I worked immediately on the white surface of the primed board using very little medium to thin the oil paint. I wanted to explore how paint can be pushed and moved around to form lines and marks.

This is a portrait format, lending itself to the height of the trees. I wanted to use the trees to enhance the feeling of mystery and also as a compositional device to add space. There are parts where I have wiped back to suggest a momentary distraction…interrupted focus.

Limited tonal palette was used to emphasise the surface quality rather than topographical detail. I will often introduce a new colour or series of colours into my palette and during this period of work I was using Davy’s grey, Olive green and Lamp Black.

In your quote above, “Working from direct observation on location is at the heart of my practice” Catharine Davison.  Can you explain how you work from location, do you use photography, sketch books or plein air?

Carving out time to think is my first action, then I go walking. I take a sketchbook for note making and drawing. The notes will be a record of things I see and hear. I might be listening to the radio, reading or pick up on conversation and find words forming connections to images. Together giving me ideas of how to approach a subject or titles for my work. The initial phase in any new project can be quite fragile, I like to be able to immerse myself in a contemplative space. The making is quite a different energy. I think I relax more when the actual making is underway.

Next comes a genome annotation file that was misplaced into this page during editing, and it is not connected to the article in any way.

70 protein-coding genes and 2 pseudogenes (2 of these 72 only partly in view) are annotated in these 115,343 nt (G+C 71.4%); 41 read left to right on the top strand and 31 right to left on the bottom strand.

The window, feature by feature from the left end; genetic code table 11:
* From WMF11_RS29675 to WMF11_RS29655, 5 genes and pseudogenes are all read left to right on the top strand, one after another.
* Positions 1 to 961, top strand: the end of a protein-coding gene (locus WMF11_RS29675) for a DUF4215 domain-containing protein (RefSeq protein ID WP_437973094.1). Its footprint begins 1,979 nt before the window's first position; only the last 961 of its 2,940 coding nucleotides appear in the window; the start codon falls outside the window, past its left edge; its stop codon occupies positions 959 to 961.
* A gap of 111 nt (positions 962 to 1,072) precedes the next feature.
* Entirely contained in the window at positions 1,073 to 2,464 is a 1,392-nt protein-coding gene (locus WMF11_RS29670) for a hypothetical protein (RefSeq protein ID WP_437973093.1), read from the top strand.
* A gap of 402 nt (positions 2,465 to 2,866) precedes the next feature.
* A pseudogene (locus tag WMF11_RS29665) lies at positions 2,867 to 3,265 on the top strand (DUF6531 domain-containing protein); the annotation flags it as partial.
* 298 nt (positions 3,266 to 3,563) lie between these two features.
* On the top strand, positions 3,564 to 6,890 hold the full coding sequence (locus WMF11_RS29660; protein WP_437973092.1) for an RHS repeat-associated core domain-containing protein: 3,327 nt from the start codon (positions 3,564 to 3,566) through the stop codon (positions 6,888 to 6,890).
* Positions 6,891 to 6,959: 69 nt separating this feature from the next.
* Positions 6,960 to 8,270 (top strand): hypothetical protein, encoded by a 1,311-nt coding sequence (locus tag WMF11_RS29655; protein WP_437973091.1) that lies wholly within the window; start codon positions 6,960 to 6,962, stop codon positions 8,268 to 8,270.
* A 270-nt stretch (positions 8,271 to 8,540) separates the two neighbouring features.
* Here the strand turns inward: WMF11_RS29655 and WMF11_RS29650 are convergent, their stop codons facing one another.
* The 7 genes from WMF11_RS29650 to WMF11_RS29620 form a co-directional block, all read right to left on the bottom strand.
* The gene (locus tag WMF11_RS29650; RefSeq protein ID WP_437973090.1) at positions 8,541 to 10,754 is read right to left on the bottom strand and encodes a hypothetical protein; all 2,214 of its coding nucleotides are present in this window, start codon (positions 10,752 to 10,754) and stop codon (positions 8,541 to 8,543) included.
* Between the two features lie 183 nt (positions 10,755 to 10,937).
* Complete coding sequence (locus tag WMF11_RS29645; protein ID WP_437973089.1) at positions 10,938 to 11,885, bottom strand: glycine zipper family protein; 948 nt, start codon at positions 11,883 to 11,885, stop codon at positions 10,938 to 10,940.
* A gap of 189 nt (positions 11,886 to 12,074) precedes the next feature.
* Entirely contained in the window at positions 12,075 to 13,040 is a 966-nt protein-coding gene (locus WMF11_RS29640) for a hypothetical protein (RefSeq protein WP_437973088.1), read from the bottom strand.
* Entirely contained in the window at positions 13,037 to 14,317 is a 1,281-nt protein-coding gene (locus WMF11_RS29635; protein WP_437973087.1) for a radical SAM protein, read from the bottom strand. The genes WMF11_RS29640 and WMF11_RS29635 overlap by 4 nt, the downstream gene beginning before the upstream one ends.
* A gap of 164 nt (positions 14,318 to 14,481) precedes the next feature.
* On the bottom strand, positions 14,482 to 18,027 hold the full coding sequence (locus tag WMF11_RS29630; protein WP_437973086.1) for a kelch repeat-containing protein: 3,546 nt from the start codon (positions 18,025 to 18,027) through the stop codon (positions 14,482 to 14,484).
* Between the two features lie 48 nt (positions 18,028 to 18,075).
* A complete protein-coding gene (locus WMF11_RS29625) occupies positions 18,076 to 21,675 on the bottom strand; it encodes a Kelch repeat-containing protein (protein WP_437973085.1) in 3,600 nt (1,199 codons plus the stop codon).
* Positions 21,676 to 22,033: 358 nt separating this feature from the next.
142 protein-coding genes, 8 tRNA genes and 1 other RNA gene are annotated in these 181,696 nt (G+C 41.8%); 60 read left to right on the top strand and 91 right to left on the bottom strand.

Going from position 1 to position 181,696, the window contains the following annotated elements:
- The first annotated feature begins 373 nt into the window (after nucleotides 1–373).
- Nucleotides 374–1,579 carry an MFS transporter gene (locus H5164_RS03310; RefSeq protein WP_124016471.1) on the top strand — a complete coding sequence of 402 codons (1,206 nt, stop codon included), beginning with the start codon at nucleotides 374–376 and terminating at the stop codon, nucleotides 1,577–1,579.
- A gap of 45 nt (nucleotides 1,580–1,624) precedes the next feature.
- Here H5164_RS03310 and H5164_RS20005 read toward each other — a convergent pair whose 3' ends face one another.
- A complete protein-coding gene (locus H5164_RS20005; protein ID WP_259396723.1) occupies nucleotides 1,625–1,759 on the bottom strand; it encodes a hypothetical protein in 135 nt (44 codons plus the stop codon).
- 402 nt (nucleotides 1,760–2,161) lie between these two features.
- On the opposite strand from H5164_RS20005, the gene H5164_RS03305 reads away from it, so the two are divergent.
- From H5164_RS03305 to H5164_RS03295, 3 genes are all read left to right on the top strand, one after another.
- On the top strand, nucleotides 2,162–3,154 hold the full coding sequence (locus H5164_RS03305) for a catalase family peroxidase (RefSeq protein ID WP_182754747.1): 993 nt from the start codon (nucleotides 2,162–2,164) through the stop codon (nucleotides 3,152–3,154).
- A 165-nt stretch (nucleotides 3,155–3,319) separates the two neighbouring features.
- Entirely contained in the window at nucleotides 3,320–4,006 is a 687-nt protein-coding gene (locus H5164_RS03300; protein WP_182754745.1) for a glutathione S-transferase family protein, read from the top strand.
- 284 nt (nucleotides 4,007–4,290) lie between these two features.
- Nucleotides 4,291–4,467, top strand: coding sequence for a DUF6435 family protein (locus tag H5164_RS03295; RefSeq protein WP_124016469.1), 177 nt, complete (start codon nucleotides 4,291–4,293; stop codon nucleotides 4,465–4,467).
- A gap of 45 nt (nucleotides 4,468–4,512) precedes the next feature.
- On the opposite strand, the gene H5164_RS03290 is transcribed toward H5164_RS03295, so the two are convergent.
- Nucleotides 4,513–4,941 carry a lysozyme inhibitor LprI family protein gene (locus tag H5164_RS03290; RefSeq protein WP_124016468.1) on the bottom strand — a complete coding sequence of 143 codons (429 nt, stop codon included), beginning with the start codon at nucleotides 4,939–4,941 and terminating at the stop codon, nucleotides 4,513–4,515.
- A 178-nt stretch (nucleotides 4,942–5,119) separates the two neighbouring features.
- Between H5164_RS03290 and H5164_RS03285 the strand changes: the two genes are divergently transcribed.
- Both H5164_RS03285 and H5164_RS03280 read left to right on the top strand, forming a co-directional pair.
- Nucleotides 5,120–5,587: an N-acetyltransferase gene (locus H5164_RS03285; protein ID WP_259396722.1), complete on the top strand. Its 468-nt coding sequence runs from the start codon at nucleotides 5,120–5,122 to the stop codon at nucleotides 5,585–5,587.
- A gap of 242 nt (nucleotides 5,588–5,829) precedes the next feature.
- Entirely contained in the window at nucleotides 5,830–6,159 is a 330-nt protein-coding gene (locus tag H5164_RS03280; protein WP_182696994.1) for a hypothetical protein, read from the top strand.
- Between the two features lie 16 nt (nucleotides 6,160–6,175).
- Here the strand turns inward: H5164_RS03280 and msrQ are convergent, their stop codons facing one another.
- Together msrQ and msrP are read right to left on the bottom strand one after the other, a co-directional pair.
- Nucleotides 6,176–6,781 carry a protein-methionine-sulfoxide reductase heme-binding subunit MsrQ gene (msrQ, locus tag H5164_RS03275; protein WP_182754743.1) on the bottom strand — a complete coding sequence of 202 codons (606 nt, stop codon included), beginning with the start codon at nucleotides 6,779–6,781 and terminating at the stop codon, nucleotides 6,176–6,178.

Discuss your use of lime and soft glazes to capture that misty Scottish environment.

I remember when I was studying for my degree at Liverpool John Moores’ University that I became aware of an instinctive approach to recording the world around me. Working with dip pen and ink I was inspired by the mark making in works by artists Anthony Gross, John Piper and Van Gogh. Since I have always made drawings with a keen and playful exploration of line and mark, developing and growing a personal vocabulary. The soft glazes are not a conscientious response to misty weather. I developed this approach to working with thin layers of paint, oil or watercolour in response to practical need, wanting to work at pace on location and with layers, and also to suggest transience and a sense of flux- thinking about the ideas of focus that I have mentioned.